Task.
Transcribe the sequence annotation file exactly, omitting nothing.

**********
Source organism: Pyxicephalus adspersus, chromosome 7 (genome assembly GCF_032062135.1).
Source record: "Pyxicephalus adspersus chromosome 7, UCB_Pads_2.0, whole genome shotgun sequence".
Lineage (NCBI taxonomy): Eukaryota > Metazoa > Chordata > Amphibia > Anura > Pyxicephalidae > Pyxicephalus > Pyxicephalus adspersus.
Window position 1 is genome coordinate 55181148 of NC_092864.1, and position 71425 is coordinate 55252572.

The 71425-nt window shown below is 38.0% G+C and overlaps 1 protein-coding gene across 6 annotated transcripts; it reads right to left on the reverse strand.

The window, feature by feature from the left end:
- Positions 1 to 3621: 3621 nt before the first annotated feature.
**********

Source organism: Pyxicephalus adspersus, chromosome 7 (genome assembly GCF_032062135.1).
Source record: "Pyxicephalus adspersus chromosome 7, UCB_Pads_2.0, whole genome shotgun sequence".
Lineage (NCBI taxonomy): Eukaryota > Metazoa > Chordata > Amphibia > Anura > Pyxicephalidae > Pyxicephalus > Pyxicephalus adspersus.
Window position 1 is genome coordinate 55181148 of NC_092864.1, and position 71425 is coordinate 55252572.

The 71425-nt window shown below is 38.0% G+C and overlaps 1 protein-coding gene across 6 annotated transcripts; it reads right to left on the reverse strand.

The window, feature by feature from the left end:
- Positions 1 to 3621: 3621 nt before the first annotated feature.